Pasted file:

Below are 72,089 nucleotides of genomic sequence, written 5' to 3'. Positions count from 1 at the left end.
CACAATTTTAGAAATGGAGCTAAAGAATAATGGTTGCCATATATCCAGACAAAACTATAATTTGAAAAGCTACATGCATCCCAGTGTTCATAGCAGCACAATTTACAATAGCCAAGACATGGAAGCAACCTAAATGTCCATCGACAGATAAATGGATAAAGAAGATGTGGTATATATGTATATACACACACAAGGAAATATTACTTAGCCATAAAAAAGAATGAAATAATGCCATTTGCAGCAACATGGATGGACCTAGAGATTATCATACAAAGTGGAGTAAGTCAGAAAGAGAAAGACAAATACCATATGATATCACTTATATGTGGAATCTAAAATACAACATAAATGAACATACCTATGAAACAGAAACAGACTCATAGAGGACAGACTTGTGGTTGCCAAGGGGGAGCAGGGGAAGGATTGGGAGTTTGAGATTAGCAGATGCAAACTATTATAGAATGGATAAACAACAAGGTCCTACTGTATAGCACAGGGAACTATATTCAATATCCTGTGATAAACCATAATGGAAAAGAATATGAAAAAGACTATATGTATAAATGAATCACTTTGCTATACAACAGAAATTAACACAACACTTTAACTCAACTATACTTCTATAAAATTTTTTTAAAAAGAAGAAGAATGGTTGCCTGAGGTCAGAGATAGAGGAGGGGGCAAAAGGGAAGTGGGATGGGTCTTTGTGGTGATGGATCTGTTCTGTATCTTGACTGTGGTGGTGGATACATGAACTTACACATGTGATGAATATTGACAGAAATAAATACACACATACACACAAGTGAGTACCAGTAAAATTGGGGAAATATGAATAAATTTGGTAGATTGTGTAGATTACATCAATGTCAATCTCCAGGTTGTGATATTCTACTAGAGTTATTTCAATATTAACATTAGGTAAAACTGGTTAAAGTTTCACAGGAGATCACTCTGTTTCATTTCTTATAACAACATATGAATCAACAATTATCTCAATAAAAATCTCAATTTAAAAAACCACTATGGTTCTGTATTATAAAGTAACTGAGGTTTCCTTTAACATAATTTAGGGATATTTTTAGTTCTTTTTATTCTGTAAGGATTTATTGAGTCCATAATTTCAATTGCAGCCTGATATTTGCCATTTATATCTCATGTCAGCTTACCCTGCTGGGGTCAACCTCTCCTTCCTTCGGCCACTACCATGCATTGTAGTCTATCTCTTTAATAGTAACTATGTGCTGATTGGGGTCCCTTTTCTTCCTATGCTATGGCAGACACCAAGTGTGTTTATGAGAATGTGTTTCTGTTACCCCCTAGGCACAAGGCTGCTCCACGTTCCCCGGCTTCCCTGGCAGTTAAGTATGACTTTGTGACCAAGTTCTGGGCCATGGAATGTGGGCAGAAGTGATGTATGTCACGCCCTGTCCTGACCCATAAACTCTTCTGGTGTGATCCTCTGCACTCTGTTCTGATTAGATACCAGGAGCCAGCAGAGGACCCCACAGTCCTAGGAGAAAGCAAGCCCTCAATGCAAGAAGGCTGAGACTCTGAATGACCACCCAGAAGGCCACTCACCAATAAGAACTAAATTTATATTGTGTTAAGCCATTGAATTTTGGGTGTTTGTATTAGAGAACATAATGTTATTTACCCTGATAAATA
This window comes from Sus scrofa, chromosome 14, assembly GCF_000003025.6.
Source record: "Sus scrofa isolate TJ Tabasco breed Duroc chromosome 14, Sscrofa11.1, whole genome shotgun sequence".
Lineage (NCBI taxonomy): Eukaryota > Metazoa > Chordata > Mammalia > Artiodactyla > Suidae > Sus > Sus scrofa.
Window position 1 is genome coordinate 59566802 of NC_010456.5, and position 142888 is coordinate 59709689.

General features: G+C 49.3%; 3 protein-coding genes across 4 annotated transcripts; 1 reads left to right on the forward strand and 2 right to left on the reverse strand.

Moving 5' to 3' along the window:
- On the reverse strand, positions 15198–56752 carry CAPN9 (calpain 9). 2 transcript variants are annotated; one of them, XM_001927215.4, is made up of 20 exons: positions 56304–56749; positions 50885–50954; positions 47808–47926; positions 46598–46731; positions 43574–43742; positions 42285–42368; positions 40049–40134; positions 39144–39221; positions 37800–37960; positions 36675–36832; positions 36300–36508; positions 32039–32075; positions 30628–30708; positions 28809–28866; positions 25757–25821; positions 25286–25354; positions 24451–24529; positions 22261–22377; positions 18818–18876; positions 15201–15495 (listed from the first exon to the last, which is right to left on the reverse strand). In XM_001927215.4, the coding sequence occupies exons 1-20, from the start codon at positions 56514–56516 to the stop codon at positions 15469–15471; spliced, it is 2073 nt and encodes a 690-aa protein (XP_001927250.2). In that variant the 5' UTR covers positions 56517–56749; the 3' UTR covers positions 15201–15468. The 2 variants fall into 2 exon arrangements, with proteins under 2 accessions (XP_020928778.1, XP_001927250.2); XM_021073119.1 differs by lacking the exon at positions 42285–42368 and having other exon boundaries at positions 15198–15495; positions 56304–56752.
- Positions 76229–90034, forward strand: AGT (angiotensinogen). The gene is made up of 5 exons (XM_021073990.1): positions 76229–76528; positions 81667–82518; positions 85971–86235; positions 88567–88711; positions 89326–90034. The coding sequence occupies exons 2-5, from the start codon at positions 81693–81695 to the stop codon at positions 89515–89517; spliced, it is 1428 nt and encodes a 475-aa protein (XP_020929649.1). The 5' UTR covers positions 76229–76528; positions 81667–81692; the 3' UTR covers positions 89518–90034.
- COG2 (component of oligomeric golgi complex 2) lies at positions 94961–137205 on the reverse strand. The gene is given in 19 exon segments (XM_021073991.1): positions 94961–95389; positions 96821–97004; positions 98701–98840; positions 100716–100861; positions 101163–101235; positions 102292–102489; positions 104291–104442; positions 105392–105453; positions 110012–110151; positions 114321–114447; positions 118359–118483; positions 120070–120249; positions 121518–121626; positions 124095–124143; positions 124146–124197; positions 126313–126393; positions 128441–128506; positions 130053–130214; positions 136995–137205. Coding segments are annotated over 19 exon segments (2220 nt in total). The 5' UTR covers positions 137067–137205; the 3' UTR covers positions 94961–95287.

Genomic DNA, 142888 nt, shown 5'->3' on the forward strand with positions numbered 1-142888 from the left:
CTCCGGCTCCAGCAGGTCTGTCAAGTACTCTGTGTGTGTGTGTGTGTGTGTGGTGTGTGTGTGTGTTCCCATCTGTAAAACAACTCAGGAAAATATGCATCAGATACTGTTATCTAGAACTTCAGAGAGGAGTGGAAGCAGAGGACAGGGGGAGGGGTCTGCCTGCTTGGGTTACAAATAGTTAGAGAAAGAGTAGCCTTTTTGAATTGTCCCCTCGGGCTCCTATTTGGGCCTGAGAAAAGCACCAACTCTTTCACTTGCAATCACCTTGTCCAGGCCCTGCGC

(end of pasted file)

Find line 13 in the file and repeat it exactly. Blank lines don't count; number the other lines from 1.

CTCCGGCTCCAGCAGGTCTGTCAAGTACTCTGTGTGTGTGTGTGTGTGTGTGGTGTGTGTGTGTGTTCCCATCTGTAAAACAACTCAGGAAAATATGCATCAGATACTGTTATCTAGAACTTCAGAGAGGAGTGGAAGCAGAGGACAGGGGGAGGGGTCTGCCTGCTTGGGTTACAAATAGTTAGAGAAAGAGTAGCCTTTTTGAATTGTCCCCTCGGGCTCCTATTTGGGCCTGAGAAAAGCACCAACTCTTTCACTTGCAATCACCTTGTCCAGGCCCTGCGC